If you have any alternative idea for such a terrific amplification task please advise!!
  2. millwood


    1) try a few video amps, particularly CFB opamps. they are blindingly fast.
    2) your design will work, but I would use a jfet upfront (a differential pair) driving a cascoded VAS, for speed and for gain.

    take a look at ths4012, only with a jfet front-end rather than bjt.
  3. ziouranio

    Thread Starter Member

    Jul 23, 2009
    Thanks for the fast reply!

    1) I am not familiar with current feedback amplifiers, however I had quick look yet and as far as I have seen there is nothing with a supply current of few microamps. OPA683 for example has a GBW of 1400MHz but draws more than 2mA. If you know any CFA running at 50uA please advise, this would be the best solution for sure.

    2) regarding the design... I was not able to have it working in the real world... how can I find complemetary jfet? I am not able to find p-channel jfet. What do you mean for VAS (I am not too familiar with achronyms)? Do you have any schematic example I can study?

    3) THS4012 draws 11mA and won't go below 9V... the smaller brother OPA2889 would go at 3.3V with 75MHz GBW but drawing 700uA, 20 times the power budget I can afford.
  4. millwood


    1) most cfb opamps have a diamond buffer output stage so they do draw more in idle current.

    the 50ua iq requirement is likely going to kill any realistic opamp idle.

    2) p-channel jfets do exist. 2sj/j family for example. you will unlikely find a true complementary but you will be able to find n and p channel jfets.

    3) the topology used by ths4012 is a very fast one. the most interesting thing is its VAS. you can implement that with discrete components and adjust the idle current to suit your needs.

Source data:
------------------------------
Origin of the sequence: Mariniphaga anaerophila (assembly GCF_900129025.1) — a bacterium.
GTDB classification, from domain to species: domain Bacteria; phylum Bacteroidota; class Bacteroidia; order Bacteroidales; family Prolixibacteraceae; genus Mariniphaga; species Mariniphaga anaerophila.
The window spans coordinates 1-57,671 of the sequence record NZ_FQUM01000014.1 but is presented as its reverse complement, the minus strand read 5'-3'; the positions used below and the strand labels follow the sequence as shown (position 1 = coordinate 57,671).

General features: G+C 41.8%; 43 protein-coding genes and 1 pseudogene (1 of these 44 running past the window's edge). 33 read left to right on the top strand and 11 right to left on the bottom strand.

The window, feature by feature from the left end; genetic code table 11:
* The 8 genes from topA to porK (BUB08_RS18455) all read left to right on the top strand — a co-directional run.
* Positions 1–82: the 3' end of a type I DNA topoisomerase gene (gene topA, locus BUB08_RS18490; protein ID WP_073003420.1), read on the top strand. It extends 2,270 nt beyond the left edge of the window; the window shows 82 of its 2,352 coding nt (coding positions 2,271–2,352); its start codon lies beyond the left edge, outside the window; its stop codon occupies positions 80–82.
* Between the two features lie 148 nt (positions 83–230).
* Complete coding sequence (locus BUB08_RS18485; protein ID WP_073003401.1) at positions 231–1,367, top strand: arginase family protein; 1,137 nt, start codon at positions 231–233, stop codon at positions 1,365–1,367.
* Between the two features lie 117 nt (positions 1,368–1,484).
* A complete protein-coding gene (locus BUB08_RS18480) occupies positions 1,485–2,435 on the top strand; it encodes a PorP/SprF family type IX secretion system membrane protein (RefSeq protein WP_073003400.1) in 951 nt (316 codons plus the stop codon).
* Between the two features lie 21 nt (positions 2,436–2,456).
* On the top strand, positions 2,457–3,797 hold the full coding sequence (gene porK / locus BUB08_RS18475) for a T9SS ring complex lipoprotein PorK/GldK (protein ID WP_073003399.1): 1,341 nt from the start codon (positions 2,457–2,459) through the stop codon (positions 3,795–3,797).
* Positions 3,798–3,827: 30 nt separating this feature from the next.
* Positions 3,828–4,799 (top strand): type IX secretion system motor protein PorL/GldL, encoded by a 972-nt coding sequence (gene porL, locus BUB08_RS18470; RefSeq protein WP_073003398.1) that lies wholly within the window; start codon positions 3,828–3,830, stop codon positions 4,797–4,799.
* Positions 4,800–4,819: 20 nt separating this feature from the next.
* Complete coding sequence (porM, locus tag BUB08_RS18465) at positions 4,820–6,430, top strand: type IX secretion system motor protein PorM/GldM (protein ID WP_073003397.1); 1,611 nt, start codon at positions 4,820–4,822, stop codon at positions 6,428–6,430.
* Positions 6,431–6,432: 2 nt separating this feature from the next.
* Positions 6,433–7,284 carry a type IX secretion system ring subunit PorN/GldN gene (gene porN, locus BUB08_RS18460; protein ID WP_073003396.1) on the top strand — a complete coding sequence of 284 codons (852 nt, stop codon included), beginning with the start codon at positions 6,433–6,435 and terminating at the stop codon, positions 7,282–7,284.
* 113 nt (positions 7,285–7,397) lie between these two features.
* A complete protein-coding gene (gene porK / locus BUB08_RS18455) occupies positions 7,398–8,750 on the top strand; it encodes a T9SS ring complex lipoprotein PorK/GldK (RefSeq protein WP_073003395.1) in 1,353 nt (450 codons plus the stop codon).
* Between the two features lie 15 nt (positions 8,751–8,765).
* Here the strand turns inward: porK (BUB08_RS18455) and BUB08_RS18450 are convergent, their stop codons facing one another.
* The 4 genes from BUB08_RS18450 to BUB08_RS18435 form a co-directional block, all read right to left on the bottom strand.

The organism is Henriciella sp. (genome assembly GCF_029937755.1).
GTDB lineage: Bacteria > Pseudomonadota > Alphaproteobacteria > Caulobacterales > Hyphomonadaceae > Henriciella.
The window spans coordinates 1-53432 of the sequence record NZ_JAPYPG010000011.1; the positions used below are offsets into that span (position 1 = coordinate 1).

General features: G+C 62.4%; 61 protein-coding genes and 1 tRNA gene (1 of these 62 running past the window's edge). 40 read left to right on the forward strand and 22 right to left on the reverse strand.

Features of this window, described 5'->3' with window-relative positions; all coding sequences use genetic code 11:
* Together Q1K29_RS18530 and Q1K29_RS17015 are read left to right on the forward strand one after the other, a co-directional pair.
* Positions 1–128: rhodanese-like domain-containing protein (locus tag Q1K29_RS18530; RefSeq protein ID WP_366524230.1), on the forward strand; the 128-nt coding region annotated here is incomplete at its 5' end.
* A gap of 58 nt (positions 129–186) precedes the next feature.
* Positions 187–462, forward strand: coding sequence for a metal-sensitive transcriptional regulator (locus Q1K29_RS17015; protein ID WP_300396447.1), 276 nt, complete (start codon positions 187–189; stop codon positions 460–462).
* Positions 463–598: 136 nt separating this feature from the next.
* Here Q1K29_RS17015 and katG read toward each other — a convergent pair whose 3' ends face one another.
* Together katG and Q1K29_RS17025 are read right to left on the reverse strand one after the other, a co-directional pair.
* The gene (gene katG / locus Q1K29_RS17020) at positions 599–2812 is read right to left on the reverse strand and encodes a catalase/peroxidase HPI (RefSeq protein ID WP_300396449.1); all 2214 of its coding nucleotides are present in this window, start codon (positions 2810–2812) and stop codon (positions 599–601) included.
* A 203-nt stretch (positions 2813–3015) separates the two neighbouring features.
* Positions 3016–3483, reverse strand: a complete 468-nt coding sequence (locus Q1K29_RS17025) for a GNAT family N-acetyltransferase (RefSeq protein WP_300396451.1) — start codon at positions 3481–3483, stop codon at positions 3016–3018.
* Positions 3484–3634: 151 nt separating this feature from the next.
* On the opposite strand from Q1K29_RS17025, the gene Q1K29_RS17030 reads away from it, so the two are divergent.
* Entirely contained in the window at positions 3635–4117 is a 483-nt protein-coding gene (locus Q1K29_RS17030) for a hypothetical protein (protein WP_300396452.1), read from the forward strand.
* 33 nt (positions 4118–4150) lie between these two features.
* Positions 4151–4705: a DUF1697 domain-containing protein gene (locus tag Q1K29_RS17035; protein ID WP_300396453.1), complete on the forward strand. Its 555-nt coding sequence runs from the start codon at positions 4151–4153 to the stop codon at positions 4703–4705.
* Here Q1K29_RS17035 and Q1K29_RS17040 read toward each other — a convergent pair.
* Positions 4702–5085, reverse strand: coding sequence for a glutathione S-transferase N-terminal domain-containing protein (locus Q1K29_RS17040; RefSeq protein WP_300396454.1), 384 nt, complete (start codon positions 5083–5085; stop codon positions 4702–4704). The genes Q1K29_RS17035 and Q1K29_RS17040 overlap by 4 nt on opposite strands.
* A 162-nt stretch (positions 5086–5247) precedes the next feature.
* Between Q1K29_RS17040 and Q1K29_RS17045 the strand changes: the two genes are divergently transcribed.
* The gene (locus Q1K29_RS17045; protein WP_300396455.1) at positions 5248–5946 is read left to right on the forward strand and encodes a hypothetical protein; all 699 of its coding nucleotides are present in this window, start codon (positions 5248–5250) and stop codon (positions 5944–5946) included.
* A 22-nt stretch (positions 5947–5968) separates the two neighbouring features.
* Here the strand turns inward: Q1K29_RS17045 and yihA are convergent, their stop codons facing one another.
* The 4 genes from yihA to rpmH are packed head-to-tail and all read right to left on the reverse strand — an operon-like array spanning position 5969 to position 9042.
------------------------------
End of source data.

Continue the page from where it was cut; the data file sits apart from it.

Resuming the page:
5. ziouranio

    Thread Starter Member

    Jul 23, 2009
    I agree. They do exists. But they seem to be unavailable from common suppliers such as digikey and mouser. Only p-jfet I can find are optimized for choppers and not for amplification such as MMBFJ175 (ON-semi). Can you suggest me other accessible sources? Thanks in advance.

    I will try to study more the topology of THS, thanks for the advise.
  6. millwood


    I don't use those guys much but even the switching jfets have reasonably high gm. you just need to watch out for Ciss (less than 5pf should be sufficient for you).

    alternatively, you can try those rf jfets (1-3pf Ciss typical).

    you can also try mosfets - they have higher Ciss so that may not work out.

    audio jfets are also very fast, fast enough for this operation. in the worst case, you can just use a jfet follower and then amplify the rest with bjts.

    finding the jfets isn't going to be an issue. I think the likely issue is to control the idle current down to 50ua.
  7. millwood


    how about opa347/348 (and their dual/quad) versions? they are micropower cmos opamps, idling at less than 20ua/45ua per amp. But they are on the slow side so it may not be sufficient to get to your gain unless you serial them - then you are effectively cheating.

    worth a try at least. and you can explore it a little bit further from there.